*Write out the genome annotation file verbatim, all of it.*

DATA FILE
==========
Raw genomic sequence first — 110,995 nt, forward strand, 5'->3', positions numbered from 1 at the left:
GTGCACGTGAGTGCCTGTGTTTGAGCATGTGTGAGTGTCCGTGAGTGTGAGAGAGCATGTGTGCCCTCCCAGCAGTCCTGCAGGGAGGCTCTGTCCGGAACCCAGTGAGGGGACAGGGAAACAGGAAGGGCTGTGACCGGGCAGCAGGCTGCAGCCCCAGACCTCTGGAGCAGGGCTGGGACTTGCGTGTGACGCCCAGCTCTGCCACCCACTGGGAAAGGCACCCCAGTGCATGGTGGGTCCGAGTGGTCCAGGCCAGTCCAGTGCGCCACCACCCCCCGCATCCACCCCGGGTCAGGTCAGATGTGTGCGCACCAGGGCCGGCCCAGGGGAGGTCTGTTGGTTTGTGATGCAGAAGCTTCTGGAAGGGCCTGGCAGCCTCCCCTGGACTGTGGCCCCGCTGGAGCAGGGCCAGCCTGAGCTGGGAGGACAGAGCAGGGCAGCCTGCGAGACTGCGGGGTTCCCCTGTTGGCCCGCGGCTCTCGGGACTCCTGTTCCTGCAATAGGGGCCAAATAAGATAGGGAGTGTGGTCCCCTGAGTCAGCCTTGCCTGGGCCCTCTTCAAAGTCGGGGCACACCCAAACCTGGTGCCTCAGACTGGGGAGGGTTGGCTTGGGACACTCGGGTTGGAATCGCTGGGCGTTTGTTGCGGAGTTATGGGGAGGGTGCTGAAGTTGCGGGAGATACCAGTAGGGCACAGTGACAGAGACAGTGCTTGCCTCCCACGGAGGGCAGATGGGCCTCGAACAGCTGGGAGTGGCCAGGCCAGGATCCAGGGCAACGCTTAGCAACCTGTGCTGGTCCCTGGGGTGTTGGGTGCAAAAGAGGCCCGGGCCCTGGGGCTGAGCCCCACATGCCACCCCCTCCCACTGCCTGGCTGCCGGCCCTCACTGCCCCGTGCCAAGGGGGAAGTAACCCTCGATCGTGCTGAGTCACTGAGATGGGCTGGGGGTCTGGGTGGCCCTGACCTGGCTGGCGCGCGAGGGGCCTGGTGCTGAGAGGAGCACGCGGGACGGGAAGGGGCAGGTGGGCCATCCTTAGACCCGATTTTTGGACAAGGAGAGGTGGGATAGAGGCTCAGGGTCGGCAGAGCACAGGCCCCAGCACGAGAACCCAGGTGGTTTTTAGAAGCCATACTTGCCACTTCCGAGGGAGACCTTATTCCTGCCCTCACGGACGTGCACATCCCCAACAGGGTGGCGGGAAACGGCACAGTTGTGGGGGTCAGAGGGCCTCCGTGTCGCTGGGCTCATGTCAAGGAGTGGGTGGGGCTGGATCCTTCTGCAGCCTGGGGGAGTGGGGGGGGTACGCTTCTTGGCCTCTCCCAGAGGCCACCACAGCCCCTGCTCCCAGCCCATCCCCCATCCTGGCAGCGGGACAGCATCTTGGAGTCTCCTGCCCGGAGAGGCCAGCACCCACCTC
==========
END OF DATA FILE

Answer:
Raw genomic sequence first — 110,995 nt, forward strand, 5'->3', positions numbered from 1 at the left:
GTGCACGTGAGTGCCTGTGTTTGAGCATGTGTGAGTGTCCGTGAGTGTGAGAGAGCATGTGTGCCCTCCCAGCAGTCCTGCAGGGAGGCTCTGTCCGGAACCCAGTGAGGGGACAGGGAAACAGGAAGGGCTGTGACCGGGCAGCAGGCTGCAGCCCCAGACCTCTGGAGCAGGGCTGGGACTTGCGTGTGACGCCCAGCTCTGCCACCCACTGGGAAAGGCACCCCAGTGCATGGTGGGTCCGAGTGGTCCAGGCCAGTCCAGTGCGCCACCACCCCCCGCATCCACCCCGGGTCAGGTCAGATGTGTGCGCACCAGGGCCGGCCCAGGGGAGGTCTGTTGGTTTGTGATGCAGAAGCTTCTGGAAGGGCCTGGCAGCCTCCCCTGGACTGTGGCCCCGCTGGAGCAGGGCCAGCCTGAGCTGGGAGGACAGAGCAGGGCAGCCTGCGAGACTGCGGGGTTCCCCTGTTGGCCCGCGGCTCTCGGGACTCCTGTTCCTGCAATAGGGGCCAAATAAGATAGGGAGTGTGGTCCCCTGAGTCAGCCTTGCCTGGGCCCTCTTCAAAGTCGGGGCACACCCAAACCTGGTGCCTCAGACTGGGGAGGGTTGGCTTGGGACACTCGGGTTGGAATCGCTGGGCGTTTGTTGCGGAGTTATGGGGAGGGTGCTGAAGTTGCGGGAGATACCAGTAGGGCACAGTGACAGAGACAGTGCTTGCCTCCCACGGAGGGCAGATGGGCCTCGAACAGCTGGGAGTGGCCAGGCCAGGATCCAGGGCAACGCTTAGCAACCTGTGCTGGTCCCTGGGGTGTTGGGTGCAAAAGAGGCCCGGGCCCTGGGGCTGAGCCCCACATGCCACCCCCTCCCACTGCCTGGCTGCCGGCCCTCACTGCCCCGTGCCAAGGGGGAAGTAACCCTCGATCGTGCTGAGTCACTGAGATGGGCTGGGGGTCTGGGTGGCCCTGACCTGGCTGGCGCGCGAGGGGCCTGGTGCTGAGAGGAGCACGCGGGACGGGAAGGGGCAGGTGGGCCATCCTTAGACCCGATTTTTGGACAAGGAGAGGTGGGATAGAGGCTCAGGGTCGGCAGAGCACAGGCCCCAGCACGAGAACCCAGGTGGTTTTTAGAAGCCATACTTGCCACTTCCGAGGGAGACCTTATTCCTGCCCTCACGGACGTGCACATCCCCAACAGGGTGGCGGGAAACGGCACAGTTGTGGGGGTCAGAGGGCCTCCGTGTCGCTGGGCTCATGTCAAGGAGTGGGTGGGGCTGGATCCTTCTGCAGCCTGGGGGAGTGGGGGGGGTACGCTTCTTGGCCTCTCCCAGAGGCCACCACAGCCCCTGCTCCCAGCCCATCCCCCATCCTGGCAGCGGGACAGCATCTTGGAGTCTCCTGCCCGGAGAGGCCAGCACCCACCTC